Jordan said another online tool that will be live very soon is myDeductions. This tool will allow taxpayers to upload their receipts and information for deductions for the 2015-16 year. Simply take a photo of the receipt and upload it. The deductions covered include:

  • work-related expenses:
    • car expenses – including a trip information calculator using Google maps that multiplies the cents per km based on the trip point to point;
    • Travel;
    • Uniforms;
    • Self-education;
  • Other types of deductions e.g. cost of managing tax affairs, and donations.

Data will be stored in a taxpayer’s mobile device and at the end of the financial year, will upload into their tax return like other pre-filled data.

In August this year, the Commissioner said individuals and sole traders will be able to use voice authentication to access their ATO account and secure online services via the app on their smart phone or tablet device. AUSkey will not be needed.

The Commissioner said the ATO has put in place a number of strategies to resolve disputes as early as possible, in a way that is less painful, less costly and better for participation in the system in the long run. He said: “I expect my people to be engaging early through conversation, rather than drawn-out paper wars”.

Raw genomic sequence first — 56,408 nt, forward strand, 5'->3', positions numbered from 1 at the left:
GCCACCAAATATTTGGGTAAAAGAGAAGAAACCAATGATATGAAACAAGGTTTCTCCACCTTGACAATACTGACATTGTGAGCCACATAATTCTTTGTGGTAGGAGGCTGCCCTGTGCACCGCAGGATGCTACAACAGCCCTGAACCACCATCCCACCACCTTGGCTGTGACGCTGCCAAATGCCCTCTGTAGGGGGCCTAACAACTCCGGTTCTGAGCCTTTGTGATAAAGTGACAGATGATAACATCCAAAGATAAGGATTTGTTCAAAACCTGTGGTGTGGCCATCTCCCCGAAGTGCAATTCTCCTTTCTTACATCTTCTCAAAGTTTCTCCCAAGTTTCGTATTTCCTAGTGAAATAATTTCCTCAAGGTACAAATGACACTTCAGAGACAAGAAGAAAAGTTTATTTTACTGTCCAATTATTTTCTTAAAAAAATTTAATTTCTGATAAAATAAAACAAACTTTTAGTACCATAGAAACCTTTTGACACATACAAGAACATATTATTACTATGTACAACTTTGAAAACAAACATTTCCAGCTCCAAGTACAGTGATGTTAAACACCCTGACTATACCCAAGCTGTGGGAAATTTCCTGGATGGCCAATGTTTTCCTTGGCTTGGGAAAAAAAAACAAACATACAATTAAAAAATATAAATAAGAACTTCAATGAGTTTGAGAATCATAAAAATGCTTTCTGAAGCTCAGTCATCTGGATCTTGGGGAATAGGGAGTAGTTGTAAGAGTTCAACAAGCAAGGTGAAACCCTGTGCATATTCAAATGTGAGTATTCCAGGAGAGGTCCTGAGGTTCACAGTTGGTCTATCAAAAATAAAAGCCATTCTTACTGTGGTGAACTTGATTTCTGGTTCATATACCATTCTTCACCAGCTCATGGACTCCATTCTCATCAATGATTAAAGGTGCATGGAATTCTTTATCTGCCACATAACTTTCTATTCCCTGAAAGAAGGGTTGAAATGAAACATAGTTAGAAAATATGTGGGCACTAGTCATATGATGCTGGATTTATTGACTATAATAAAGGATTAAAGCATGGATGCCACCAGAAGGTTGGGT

SuperStream has been introduced to make the electronic reporting and processing of super contributions as streamlined as possible. The Commissioner said it “not only brings to an end the era of sending cheques and paper to funds, but removes the myriad of different formats each fund tried to impose on employers”.

With SuperStream, employers have a consistent and standardised way of sending employee contributions. They can submit a single contribution file for their employees rather than have multiple interactions in different formats previously required by each super fund or SMSF.

The Commissioner extolled SMEs to “keep working with us – it’s the only way we’ll get this right – together”.

Terry Hayes is the editor-in-chief of tax news reporting at Thomson Reuters, a leading Australian provider of tax, accounting and legal information solutions.



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6 years ago

Voice? Seriously? So we went from secure cryptographic signing over SSL, to using phones with no security whatsoever and voices which have no protection at all, and (remember “this call will be recorded for quality and training purposes”…) are recorded in no-security databases at dozens of places we use, all so our government can collect a permanently-unchangeable biometrics of us in a centralized government database. ?

How well did government-collected biometrics work out after hackers stole those databases in the Philippines? Or US Government employees post the OPM hack? Or Turkey? Or Syria?

I can not change my voice any easier than those millions of citizens can change their fingerprints!

The latest ASD report shows that, on average, our government suffers 4 new hacker breakins every day.

They should ABSOLUTELY NOT be storing Australian biometrics ANYWHERE.